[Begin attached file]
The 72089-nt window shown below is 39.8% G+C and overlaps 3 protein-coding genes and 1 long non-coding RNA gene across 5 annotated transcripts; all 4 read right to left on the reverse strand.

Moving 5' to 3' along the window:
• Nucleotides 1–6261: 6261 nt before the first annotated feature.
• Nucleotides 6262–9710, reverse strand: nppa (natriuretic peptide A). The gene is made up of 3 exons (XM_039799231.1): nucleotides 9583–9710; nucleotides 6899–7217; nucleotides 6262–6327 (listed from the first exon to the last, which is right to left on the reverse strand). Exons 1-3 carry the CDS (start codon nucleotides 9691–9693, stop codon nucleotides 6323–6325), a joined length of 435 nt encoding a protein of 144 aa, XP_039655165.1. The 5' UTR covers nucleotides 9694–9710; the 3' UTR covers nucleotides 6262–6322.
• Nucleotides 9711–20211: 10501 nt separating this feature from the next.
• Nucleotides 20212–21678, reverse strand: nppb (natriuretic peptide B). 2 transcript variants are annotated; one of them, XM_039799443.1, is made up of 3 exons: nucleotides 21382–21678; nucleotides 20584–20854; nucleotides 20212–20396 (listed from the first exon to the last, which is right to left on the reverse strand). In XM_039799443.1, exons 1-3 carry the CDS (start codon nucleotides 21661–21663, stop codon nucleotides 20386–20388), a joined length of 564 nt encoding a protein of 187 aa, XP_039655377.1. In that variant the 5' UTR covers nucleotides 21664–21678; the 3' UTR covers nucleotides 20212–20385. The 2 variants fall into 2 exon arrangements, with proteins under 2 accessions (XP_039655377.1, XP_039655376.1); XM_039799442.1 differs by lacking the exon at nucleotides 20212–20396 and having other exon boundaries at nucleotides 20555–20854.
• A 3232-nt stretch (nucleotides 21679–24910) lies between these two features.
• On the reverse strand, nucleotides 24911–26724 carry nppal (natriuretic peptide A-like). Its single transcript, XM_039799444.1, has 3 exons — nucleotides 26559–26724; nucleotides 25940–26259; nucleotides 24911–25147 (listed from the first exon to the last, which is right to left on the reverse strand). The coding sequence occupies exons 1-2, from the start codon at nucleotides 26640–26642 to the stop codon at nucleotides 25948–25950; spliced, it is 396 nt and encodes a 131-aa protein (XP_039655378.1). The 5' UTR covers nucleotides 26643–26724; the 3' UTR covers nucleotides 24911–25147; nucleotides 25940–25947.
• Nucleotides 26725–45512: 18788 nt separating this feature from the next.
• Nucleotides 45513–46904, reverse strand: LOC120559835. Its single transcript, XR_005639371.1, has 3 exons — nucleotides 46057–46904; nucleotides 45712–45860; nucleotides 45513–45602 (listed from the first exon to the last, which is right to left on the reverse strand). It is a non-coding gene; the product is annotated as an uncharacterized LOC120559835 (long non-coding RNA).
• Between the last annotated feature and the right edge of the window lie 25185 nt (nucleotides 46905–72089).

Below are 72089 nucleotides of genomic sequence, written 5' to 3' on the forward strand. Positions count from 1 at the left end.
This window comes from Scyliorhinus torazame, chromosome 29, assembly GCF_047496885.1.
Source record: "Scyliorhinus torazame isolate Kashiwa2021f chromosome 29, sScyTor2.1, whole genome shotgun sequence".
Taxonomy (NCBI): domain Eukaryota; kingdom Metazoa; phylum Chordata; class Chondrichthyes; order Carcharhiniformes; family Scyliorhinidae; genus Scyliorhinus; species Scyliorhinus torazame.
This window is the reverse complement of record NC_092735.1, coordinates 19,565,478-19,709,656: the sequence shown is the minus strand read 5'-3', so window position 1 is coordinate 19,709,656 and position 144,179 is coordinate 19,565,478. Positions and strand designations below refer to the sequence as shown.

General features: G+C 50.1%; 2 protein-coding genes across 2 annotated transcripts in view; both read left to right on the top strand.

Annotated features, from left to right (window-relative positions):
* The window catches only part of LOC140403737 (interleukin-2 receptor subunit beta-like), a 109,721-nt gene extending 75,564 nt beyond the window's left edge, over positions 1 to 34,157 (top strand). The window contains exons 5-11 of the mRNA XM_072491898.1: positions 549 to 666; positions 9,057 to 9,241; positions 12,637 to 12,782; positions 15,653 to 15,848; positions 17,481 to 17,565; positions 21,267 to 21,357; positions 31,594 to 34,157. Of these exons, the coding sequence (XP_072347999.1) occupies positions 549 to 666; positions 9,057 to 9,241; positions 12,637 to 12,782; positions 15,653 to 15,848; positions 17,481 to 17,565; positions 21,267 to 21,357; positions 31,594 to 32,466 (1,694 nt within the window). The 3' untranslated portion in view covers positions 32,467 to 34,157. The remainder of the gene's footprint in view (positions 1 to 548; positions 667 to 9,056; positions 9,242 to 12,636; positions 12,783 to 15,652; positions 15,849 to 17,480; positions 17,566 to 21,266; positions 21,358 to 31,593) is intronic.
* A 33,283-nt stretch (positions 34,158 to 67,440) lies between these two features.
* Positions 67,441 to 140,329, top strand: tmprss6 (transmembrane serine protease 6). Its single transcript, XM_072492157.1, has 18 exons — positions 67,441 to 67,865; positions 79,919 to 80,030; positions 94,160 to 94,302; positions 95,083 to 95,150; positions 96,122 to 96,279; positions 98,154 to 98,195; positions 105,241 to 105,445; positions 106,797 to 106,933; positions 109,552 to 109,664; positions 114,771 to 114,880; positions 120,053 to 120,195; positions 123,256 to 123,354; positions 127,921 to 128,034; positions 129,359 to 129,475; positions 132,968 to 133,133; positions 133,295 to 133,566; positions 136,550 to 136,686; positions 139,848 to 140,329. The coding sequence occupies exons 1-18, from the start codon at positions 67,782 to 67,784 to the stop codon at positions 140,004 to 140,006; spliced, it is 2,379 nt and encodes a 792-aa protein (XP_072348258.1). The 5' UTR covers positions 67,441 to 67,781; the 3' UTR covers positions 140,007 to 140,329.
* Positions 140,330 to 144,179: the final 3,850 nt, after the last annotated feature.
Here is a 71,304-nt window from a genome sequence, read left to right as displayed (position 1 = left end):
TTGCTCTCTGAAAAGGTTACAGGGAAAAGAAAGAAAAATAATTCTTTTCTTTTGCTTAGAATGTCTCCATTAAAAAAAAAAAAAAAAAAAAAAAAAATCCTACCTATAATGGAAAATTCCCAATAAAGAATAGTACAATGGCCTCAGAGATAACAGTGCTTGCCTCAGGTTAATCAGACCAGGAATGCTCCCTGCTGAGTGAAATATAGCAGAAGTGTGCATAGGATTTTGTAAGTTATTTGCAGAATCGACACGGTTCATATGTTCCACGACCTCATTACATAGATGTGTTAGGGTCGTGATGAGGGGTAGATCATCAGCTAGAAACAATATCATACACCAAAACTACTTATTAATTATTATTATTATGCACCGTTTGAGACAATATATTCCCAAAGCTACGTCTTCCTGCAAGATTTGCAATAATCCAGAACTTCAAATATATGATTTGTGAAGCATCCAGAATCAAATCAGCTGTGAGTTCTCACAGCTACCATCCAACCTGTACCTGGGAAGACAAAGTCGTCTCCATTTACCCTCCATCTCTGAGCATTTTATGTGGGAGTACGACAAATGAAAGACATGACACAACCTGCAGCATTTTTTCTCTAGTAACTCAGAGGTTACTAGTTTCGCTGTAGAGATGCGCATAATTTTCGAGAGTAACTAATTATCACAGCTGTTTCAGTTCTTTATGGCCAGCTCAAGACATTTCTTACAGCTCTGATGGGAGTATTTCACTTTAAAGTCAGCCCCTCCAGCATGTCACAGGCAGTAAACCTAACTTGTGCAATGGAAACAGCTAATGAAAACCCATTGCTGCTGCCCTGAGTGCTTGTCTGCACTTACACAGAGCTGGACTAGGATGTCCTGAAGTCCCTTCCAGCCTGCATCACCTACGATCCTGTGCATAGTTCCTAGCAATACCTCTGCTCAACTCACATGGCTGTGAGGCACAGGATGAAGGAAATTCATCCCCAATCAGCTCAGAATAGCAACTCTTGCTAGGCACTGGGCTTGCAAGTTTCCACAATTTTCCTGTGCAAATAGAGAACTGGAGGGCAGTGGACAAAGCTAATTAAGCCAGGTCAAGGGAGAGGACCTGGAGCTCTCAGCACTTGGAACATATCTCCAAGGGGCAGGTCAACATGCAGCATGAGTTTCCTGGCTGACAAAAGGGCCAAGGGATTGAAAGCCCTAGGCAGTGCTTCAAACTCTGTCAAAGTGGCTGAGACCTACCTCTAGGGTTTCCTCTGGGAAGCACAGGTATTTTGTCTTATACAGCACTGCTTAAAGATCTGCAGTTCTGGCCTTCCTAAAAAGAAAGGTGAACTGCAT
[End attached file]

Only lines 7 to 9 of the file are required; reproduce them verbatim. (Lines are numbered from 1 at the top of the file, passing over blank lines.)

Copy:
• A 3232-nt stretch (nucleotides 21679–24910) lies between these two features.
• On the reverse strand, nucleotides 24911–26724 carry nppal (natriuretic peptide A-like). Its single transcript, XM_039799444.1, has 3 exons — nucleotides 26559–26724; nucleotides 25940–26259; nucleotides 24911–25147 (listed from the first exon to the last, which is right to left on the reverse strand). The coding sequence occupies exons 1-2, from the start codon at nucleotides 26640–26642 to the stop codon at nucleotides 25948–25950; spliced, it is 396 nt and encodes a 131-aa protein (XP_039655378.1). The 5' UTR covers nucleotides 26643–26724; the 3' UTR covers nucleotides 24911–25147; nucleotides 25940–25947.
• Nucleotides 26725–45512: 18788 nt separating this feature from the next.